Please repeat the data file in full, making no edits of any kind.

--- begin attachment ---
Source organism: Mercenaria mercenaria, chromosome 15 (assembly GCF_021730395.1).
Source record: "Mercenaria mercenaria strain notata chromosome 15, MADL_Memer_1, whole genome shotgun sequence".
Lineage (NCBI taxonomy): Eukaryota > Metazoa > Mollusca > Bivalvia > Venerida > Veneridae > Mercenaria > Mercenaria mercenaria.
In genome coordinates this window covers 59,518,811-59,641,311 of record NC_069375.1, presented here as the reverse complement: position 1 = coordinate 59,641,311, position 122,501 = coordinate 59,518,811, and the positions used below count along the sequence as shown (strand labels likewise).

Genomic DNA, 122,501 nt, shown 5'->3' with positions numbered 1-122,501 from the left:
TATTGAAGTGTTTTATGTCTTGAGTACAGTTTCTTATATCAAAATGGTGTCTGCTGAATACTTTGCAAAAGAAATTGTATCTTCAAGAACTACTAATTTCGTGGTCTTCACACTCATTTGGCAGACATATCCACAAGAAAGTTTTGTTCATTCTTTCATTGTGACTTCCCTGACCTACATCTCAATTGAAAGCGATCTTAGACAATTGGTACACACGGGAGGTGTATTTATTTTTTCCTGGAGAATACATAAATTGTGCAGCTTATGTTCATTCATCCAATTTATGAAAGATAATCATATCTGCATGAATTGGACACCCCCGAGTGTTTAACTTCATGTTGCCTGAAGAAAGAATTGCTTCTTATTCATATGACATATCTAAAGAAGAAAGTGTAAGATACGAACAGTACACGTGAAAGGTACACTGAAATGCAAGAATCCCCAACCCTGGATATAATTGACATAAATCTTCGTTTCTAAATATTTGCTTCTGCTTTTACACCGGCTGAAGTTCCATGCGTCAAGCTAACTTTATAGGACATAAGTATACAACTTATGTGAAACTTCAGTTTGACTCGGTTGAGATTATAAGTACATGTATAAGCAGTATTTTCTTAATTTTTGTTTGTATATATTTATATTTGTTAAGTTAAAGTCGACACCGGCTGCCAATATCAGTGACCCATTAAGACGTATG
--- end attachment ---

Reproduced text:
Source organism: Mercenaria mercenaria, chromosome 15 (assembly GCF_021730395.1).
Source record: "Mercenaria mercenaria strain notata chromosome 15, MADL_Memer_1, whole genome shotgun sequence".
Lineage (NCBI taxonomy): Eukaryota > Metazoa > Mollusca > Bivalvia > Venerida > Veneridae > Mercenaria > Mercenaria mercenaria.
In genome coordinates this window covers 59,518,811-59,641,311 of record NC_069375.1, presented here as the reverse complement: position 1 = coordinate 59,641,311, position 122,501 = coordinate 59,518,811, and the positions used below count along the sequence as shown (strand labels likewise).

Genomic DNA, 122,501 nt, shown 5'->3' with positions numbered 1-122,501 from the left:
TATTGAAGTGTTTTATGTCTTGAGTACAGTTTCTTATATCAAAATGGTGTCTGCTGAATACTTTGCAAAAGAAATTGTATCTTCAAGAACTACTAATTTCGTGGTCTTCACACTCATTTGGCAGACATATCCACAAGAAAGTTTTGTTCATTCTTTCATTGTGACTTCCCTGACCTACATCTCAATTGAAAGCGATCTTAGACAATTGGTACACACGGGAGGTGTATTTATTTTTTCCTGGAGAATACATAAATTGTGCAGCTTATGTTCATTCATCCAATTTATGAAAGATAATCATATCTGCATGAATTGGACACCCCCGAGTGTTTAACTTCATGTTGCCTGAAGAAAGAATTGCTTCTTATTCATATGACATATCTAAAGAAGAAAGTGTAAGATACGAACAGTACACGTGAAAGGTACACTGAAATGCAAGAATCCCCAACCCTGGATATAATTGACATAAATCTTCGTTTCTAAATATTTGCTTCTGCTTTTACACCGGCTGAAGTTCCATGCGTCAAGCTAACTTTATAGGACATAAGTATACAACTTATGTGAAACTTCAGTTTGACTCGGTTGAGATTATAAGTACATGTATAAGCAGTATTTTCTTAATTTTTGTTTGTATATATTTATATTTGTTAAGTTAAAGTCGACACCGGCTGCCAATATCAGTGACCCATTAAGACGTATG